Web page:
Business Continuity Concepts | CompTIA IT Fundamentals FC0-U61 | 6.7

In this video you will about the business continuity concepts such as fault tolerance & disaster recovery.

Fault Tolerance

Fault tolerance is the way in which an operating system (OS) responds to a hardware or software failure.  The keys to fault tolerance in IT include replication and redundancy.


Replication is the continuous copying of data changes from one device to another device.  To make replication possible, many other factors must be taken into account, including hardware and data redundancy, backups, backup storage, and contingency planning.


A fully redundant system describes a component of a computer or network system that is used to guard the primary system from failure by acting as a back up system. Redundant components can include hardware, software, and networks which are designed to switch over automatically to the secondary components in case of a failure. Here are some examples of how redundancy can be achieved:


Data redundancy is the existence of data that is additional to the actual data and permits correction of errors in stored or transmitted data. The additional data can simply be a complete copy of the actual data, or only select pieces of data that allow detection of errors and reconstruction of lost or damaged data up to a certain level. Data redundancy can be achieved by using high availability databases, RAID arrays for storage, and backups.  Some database apps include high availability (the ability to recover from a failure quickly) as a configuration option.  For example, some editions of Microsoft SQL Server and Oracle support high availability options.

RAID Arrays

Redundant Array of Inexpensive Disks (RAID) is a data storage virtualization technology that combines multiple physical disk drive components into one or more logical units for the purposes of data redundancy, performance improvement, or both.  Despite the name, RAID 0, also known as striping, is not redundant storage. RAID 0 treats two drives as a single logical unit by striping data continuously across both drives. This improves read/write performance, but if either drive fails, all data is lost.  Actual redundancy is available with all other RAID levels. The most common RAID levels are 1, 5, and 10 (also known as 1+0). Some desktop computers and most servers have built-in RAID host adapters. RAID adapter cards can be added when necessary.

RAID Levels

Software RAID is supported by most operating systems that do not have RAID-compatible host adapters.  Software RAID supports the same type of RAID arrays as hardware RAID. Real-time data redundancy for any type of data can be achieved by using RAID 1, RAID 5, or RAID 10 storage arrays.  However, RAID is not a substitute for backups. Depending on how backups are created, backup files can be used immediately or might need to be restored before use.


Network redundancy is a process through which additional or alternate instances of network devices, equipment and communication mediums are installed within network infrastructure. It is a method for ensuring network availability in case of a network device or path failure and unavailability. Network redundancy is designed to help businesses achieve 99.999% (five-nines) network reliability, meaning minimal downtime and maximum availability. Five-nines is also the goal of high availability databases.


A redundant power supply is when a single piece of computer equipment operates using two or more physical supplies. Each of the power supplies will have the capacity to run the device on its own, which will allow it to operate even if one goes down. Most redundant power supplies are designed for rack-mounted use.  To provide replacement power for a particular device in the event of AC power failure, connect it to a battery backup unit (also known as an uninterruptible power supply, or UPS). To provide redundant power protection against a failure of the electrical service to a location, use a backup standby generator.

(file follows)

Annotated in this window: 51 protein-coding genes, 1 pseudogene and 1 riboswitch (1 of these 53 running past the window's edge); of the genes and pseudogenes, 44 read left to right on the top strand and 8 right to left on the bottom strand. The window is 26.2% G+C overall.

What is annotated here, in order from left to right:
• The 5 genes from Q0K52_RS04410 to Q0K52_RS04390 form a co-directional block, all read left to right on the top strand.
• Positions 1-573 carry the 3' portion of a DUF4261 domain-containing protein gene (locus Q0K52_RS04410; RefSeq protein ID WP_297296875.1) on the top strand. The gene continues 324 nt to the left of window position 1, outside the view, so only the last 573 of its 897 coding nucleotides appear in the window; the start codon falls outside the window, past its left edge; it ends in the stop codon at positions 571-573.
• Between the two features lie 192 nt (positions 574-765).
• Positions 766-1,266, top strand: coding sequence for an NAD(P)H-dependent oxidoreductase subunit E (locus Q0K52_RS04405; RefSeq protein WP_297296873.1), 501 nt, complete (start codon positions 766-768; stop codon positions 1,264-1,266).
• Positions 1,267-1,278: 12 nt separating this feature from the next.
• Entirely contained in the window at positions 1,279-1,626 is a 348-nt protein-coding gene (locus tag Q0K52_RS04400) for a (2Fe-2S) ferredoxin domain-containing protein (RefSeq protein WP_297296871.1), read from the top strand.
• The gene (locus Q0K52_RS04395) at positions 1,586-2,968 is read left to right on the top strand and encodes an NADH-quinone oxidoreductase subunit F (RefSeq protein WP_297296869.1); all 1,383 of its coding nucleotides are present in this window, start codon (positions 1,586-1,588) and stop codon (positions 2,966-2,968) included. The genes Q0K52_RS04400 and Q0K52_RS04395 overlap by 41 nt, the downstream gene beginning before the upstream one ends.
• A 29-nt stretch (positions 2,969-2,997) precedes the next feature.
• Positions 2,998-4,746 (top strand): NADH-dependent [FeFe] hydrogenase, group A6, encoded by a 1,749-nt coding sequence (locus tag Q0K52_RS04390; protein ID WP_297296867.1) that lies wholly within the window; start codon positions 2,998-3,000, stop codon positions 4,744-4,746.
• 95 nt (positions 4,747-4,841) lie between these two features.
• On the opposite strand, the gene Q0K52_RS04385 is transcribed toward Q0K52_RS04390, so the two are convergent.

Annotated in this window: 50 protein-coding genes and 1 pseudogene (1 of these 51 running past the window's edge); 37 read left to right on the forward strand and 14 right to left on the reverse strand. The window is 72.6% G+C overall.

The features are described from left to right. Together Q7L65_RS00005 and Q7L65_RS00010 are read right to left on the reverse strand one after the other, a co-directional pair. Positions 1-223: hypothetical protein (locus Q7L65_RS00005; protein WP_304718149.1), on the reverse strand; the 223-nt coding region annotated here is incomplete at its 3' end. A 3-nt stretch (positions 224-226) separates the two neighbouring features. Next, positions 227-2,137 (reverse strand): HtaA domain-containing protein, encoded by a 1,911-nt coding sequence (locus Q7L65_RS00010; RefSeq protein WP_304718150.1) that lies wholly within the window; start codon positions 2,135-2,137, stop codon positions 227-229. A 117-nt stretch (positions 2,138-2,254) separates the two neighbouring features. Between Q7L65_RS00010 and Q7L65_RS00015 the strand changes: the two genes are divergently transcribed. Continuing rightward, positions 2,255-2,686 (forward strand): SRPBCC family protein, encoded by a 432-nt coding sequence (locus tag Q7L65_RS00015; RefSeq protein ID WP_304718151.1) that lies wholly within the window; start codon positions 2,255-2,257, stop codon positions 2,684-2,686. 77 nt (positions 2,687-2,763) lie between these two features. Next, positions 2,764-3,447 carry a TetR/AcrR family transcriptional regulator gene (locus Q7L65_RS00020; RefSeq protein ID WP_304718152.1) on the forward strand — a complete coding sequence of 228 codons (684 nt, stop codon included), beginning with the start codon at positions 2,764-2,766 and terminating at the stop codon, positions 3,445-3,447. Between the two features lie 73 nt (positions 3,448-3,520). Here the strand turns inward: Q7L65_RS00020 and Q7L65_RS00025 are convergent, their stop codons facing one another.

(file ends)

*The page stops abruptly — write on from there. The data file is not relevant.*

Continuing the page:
Backup Considerations

When hardware fails, you can purchase replacements, but when storage devices fail, the data is lost unless you have backup copies.  A backup is a copy of information stored on a computing device (laptop, desktop, server, or mobile device). A backup can be restored in the event of data loss.  A backup copy of information on a system can be used by the system in case the original is lost or corrupted. There are many backup methods designed for different requirements.  The following sections discuss backup methods and when to use them.

Types of Data Backups

There are three different backup types:

  • Full backup: backs up all files whether they were backed up previously or not. When the file is backed up, a file attribute known as the archive bit is changed to indicate the file has been backed up.
  • Differential backup: backs up all files changed since the last full backup.
  • Incremental backup: backs up only the files changed since the last full or incremental backup.

A differential backup and incremental backup are two different methods of backing up only changed files. If incremental backups are used between full backups, in the event that a full restoration is needed, the last full backup and all incremental backups must be restored. However, if differential backups are used between full backups, only the last full backup and the last differential backup must be restored.


The most fundamental backup concerns include what to backup, and where to store the backup.  The following sections will discuss the question of what to backup.

File Backups

A file backup is the practice of protecting important data by storing duplicate files on a different location on the same drive, on different drives, or different computers, and/or different sites. This type of data can be backed up using several methods:

  • File Synchronization:  Files are copied from the original location to a matching folder on another local or network storage device by an app that tracks additions, changes, and deletions.
  • File Copying:  Files are copied from the original location to another location by the operating system’s built-in copy commands.
  • File History:  Files are copied to another location in such a way that different versions of the same file can be restored when desired.
  • File Backup with Compression:  Files are compressed into archives that are created on another location by a backup utility that might be provided with the operating system or a third-party provider.  Files must be retrieved by the backup utility. Depending on the utility, the files might need to be restored to their original location or another location before they can be used.  The operating system tracks which files have been backed up so they are not backed up again.